Objectives: We investigated the association between occupation and bladder cancer in a hospital-based case–control study conducted in Spain.
Methods: 1219 patients with transitional cell carcinoma of the urinary bladder and 1271 controls selected from 18 hospitals in Spain between June 1998 and September 2000 provided detailed information on life-time occupational history, smoking habits, medical history, and other factors. We used unconditional logistic regression to calculate odds ratios (OR) and 95% confidence intervals (CI) for each occupation and industry, adjusting for age, hospital region, smoking duration, and employment in a high-risk occupation for bladder cancer.
Results: Statistically significant increased risks were observed among men employed as machine operators in the printing industry (OR 5.4; 95% CI 1.6 to 17.7), among men employed in the transportation equipment industry (OR 1.6; 95% CI 1.1 to 2.6) and among those who had worked for ⩾10 years in the electrical/gas/sanitary services (OR 3.9; 95% CI 1.5 to 10.4) and in hotels and other lodgings (OR 3.1; 95% CI 1.3 to 7.3). Men who worked as miscellaneous mechanics and repairers (OR 2.0; 95% CI 1.1 to 3.6) and as supervisors in production occupations (OR 2.1; 95% CI 1.2 to 3.6) also had excess risks for bladder cancer. Male farmers and those who worked in crop and livestock production had decreased risks for bladder cancer. We found no significant associations between occupation or industry and bladder cancer risk among women.
Conclusions: We did not observe excess bladder cancer risk for many of the occupations identified as being a priori at high risk. Examination of more detailed job exposure information should help clarify these associations.
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Although more than 40 different occupations have been associated with an elevated risk of bladder cancer, the evidence for most occupations is unclear.1 Findings for many occupations have been inconsistent and based on small numbers of exposed subjects, with observed relative risks of less than two. Strong evidence of increased risk is apparent for very few occupational groups, including painters, machinists, mechanics, aluminium workers, workers in the textile industry, rubber workers, hairdressers, drycleaners and transport workers.1–4 These occupational relationships may reflect past exposure to chemicals that are no longer used, such as benzidine, as well as more recent exposures. The excess risks that have been observed for white-collar occupations have been linked to changes in the socioeconomic pattern of bladder cancer, and may be more indicative of lifestyle factors than occupational exposures.4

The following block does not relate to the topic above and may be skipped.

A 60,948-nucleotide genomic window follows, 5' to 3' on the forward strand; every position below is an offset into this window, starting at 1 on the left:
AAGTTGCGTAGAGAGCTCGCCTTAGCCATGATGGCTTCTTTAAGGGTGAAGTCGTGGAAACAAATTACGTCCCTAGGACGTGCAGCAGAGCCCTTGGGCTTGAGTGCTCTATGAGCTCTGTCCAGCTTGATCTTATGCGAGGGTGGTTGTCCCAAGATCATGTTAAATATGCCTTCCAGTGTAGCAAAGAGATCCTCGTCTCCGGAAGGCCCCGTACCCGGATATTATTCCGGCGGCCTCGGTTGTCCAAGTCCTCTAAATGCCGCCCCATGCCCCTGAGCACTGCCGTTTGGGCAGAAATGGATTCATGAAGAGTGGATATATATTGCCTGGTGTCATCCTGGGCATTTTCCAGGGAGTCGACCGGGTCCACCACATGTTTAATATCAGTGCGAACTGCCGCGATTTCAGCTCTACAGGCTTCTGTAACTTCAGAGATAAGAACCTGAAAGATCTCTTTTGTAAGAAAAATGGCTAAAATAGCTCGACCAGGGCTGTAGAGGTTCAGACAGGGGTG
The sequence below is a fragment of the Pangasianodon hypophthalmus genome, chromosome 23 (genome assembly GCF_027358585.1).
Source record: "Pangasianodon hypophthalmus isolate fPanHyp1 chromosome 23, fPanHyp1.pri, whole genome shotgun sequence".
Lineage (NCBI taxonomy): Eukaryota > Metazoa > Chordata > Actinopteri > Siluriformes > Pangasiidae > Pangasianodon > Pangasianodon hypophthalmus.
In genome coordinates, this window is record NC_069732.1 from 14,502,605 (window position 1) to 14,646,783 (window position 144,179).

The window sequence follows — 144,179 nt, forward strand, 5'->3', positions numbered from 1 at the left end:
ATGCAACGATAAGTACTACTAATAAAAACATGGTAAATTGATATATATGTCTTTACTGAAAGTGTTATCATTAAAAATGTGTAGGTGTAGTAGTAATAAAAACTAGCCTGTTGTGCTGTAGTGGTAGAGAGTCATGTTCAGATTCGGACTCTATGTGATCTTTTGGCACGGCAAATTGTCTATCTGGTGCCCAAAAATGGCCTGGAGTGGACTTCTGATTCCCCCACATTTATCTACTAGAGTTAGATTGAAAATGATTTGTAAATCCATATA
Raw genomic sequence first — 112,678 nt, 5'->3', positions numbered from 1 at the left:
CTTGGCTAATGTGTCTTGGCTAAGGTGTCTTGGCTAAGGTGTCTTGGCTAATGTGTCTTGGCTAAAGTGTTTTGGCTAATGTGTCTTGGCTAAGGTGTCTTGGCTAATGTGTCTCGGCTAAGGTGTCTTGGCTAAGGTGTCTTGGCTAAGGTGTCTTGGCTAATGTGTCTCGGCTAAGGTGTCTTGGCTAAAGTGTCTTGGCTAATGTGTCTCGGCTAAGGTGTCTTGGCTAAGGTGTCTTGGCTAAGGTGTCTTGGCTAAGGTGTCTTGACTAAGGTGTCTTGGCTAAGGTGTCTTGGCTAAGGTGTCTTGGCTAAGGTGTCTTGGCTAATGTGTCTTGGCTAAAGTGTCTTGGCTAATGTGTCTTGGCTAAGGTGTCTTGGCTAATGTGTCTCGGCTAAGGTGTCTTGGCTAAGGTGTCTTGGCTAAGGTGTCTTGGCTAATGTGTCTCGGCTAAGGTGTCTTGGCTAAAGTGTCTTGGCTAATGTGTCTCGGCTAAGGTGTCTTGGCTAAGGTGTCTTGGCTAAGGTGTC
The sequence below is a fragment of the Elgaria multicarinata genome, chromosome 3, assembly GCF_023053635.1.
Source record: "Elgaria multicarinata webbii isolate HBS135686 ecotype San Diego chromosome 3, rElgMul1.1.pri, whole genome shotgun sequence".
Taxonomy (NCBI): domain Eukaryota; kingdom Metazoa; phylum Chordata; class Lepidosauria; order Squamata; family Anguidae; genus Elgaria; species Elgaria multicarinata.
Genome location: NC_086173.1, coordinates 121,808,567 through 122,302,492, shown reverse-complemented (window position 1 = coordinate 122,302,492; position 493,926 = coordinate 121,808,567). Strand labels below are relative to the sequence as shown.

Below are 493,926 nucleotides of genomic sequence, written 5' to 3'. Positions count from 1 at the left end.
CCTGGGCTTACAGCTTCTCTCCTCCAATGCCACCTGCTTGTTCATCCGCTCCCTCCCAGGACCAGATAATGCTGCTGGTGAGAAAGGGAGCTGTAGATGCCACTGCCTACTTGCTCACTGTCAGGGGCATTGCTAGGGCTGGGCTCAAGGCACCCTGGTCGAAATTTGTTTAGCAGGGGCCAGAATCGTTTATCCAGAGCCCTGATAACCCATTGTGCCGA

A few occupational bladder carcinogens have been identified to date, namely aromatic amines such as β-naphthylamine and benzidine,3 5 while there is weaker evidence for polycyclic aromatic hydrocarbons4 6 7 and diesel engine exhaust.8–10 Other occupational exposures considered by IARC to be associated with bladder cancer include 4-aminobiphenyl, tetrachloroethylene and benzo-a-pyrene.5 It is unclear whether occupations and industries identified in the past can still be linked with excess risks for bladder cancer. Using data from a hospital-based case–control study of bladder cancer in Spain, we examined the relationships between occupation, industry and bladder cancer risk.
Details of our study have been described previously.11 12 Briefly, cases and controls were selected from 18 hospitals in the following regions of Spain: Barcelona, Valles, Asturias, Alicante and Tenerife. Cases were all male and female patients with newly diagnosed, urothelial cell carcinoma of the bladder (ICD-9: 1880–1889) or carcinoma in situ (ICD-9: 2337) of the bladder, including uretric orafice and urachus, who were 21–80 years of age at the time of diagnosis and resided in the catchment areas of the 18 participating hospitals. Patients who had a previous diagnosis of cancer of the lower urinary tract (ie, bladder, renal pelvis, ureters or urethra) were not eligible for the study, as were patients with bladder tumours that were secondary to other malignancies. This study was approved by the Institutional Review Board of the National Cancer Institute, as well as the ethics committees of all participating hospitals. The study began in June 1998 and concluded in September 2000.
We identified 1462 cases and interviewed 1219 (84%) of them (1067 men, 152 women). For each bladder cancer case, one control was selected. Controls were individually matched to cases by age (within 5 years) at diagnosis/interview, gender, race/ethnicity and hospital. Controls were selected from patients admitted to the same hospital around the same time as the cases for diseases/conditions unrelated to the exposures under study (36% hernias, 12% other abdominal surgery, 12% hydrocele, 23% fractures, 6% other orthopaedics, 4% circulatory diseases, 1% ophthalmological diseases, 2% dermatological diseases and 4% other diagnosis). We identified 1465 eligible controls and interviewed 1271 (88%) of them (1105 men, 166 women).